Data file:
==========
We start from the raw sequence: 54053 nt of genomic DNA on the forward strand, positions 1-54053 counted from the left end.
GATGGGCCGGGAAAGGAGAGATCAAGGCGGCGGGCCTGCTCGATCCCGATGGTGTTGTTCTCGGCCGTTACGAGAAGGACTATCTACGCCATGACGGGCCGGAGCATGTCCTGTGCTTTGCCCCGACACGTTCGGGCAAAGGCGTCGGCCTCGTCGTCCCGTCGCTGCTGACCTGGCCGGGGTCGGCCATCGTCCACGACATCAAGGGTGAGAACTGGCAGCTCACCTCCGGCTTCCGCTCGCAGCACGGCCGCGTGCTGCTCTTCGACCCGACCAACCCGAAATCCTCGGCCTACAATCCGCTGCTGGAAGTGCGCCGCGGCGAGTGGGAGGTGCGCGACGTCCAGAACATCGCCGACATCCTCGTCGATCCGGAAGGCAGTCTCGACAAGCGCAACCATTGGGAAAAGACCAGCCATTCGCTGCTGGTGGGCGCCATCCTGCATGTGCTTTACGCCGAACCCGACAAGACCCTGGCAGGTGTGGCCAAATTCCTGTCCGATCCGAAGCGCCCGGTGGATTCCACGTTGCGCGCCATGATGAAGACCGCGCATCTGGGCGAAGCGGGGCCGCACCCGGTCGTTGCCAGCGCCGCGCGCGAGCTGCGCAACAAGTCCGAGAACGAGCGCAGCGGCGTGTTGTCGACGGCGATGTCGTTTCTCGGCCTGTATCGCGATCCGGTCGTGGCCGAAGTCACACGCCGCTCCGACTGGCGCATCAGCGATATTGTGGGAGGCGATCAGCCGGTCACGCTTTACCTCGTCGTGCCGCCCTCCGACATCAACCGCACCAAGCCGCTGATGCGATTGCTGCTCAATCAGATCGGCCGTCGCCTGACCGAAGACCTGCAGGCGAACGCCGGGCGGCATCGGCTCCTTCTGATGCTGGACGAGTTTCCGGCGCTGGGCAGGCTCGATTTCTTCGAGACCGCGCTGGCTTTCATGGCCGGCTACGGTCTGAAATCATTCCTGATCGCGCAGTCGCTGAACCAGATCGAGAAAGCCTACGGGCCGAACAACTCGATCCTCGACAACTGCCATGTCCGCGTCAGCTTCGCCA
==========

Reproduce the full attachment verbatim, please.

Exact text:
We start from the raw sequence: 54053 nt of genomic DNA on the forward strand, positions 1-54053 counted from the left end.
GATGGGCCGGGAAAGGAGAGATCAAGGCGGCGGGCCTGCTCGATCCCGATGGTGTTGTTCTCGGCCGTTACGAGAAGGACTATCTACGCCATGACGGGCCGGAGCATGTCCTGTGCTTTGCCCCGACACGTTCGGGCAAAGGCGTCGGCCTCGTCGTCCCGTCGCTGCTGACCTGGCCGGGGTCGGCCATCGTCCACGACATCAAGGGTGAGAACTGGCAGCTCACCTCCGGCTTCCGCTCGCAGCACGGCCGCGTGCTGCTCTTCGACCCGACCAACCCGAAATCCTCGGCCTACAATCCGCTGCTGGAAGTGCGCCGCGGCGAGTGGGAGGTGCGCGACGTCCAGAACATCGCCGACATCCTCGTCGATCCGGAAGGCAGTCTCGACAAGCGCAACCATTGGGAAAAGACCAGCCATTCGCTGCTGGTGGGCGCCATCCTGCATGTGCTTTACGCCGAACCCGACAAGACCCTGGCAGGTGTGGCCAAATTCCTGTCCGATCCGAAGCGCCCGGTGGATTCCACGTTGCGCGCCATGATGAAGACCGCGCATCTGGGCGAAGCGGGGCCGCACCCGGTCGTTGCCAGCGCCGCGCGCGAGCTGCGCAACAAGTCCGAGAACGAGCGCAGCGGCGTGTTGTCGACGGCGATGTCGTTTCTCGGCCTGTATCGCGATCCGGTCGTGGCCGAAGTCACACGCCGCTCCGACTGGCGCATCAGCGATATTGTGGGAGGCGATCAGCCGGTCACGCTTTACCTCGTCGTGCCGCCCTCCGACATCAACCGCACCAAGCCGCTGATGCGATTGCTGCTCAATCAGATCGGCCGTCGCCTGACCGAAGACCTGCAGGCGAACGCCGGGCGGCATCGGCTCCTTCTGATGCTGGACGAGTTTCCGGCGCTGGGCAGGCTCGATTTCTTCGAGACCGCGCTGGCTTTCATGGCCGGCTACGGTCTGAAATCATTCCTGATCGCGCAGTCGCTGAACCAGATCGAGAAAGCCTACGGGCCGAACAACTCGATCCTCGACAACTGCCATGTCCGCGTCAGCTTCGCCA